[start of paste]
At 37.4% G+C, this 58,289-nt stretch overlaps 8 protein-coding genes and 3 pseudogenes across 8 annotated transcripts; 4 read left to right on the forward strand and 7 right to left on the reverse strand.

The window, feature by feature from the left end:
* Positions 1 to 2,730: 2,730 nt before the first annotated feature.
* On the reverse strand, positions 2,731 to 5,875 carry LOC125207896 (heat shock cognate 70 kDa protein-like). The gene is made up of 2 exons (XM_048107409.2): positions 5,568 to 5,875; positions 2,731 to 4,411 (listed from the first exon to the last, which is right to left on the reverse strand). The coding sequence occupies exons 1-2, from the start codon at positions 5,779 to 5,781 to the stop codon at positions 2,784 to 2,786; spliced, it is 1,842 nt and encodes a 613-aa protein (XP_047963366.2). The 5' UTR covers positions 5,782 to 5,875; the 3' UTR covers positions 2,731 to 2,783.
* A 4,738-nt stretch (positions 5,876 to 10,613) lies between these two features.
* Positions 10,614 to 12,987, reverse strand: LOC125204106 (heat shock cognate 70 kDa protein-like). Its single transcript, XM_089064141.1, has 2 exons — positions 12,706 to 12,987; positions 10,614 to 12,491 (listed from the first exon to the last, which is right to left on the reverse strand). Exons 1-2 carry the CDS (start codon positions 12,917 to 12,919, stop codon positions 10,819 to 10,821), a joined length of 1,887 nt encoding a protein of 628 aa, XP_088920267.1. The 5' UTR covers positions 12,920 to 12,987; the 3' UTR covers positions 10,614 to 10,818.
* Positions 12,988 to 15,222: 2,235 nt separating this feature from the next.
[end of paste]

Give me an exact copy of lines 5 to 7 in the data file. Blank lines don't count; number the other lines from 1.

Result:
* A 4,738-nt stretch (positions 5,876 to 10,613) lies between these two features.
* Positions 10,614 to 12,987, reverse strand: LOC125204106 (heat shock cognate 70 kDa protein-like). Its single transcript, XM_089064141.1, has 2 exons — positions 12,706 to 12,987; positions 10,614 to 12,491 (listed from the first exon to the last, which is right to left on the reverse strand). Exons 1-2 carry the CDS (start codon positions 12,917 to 12,919, stop codon positions 10,819 to 10,821), a joined length of 1,887 nt encoding a protein of 628 aa, XP_088920267.1. The 5' UTR covers positions 12,920 to 12,987; the 3' UTR covers positions 10,614 to 10,818.
* Positions 12,988 to 15,222: 2,235 nt separating this feature from the next.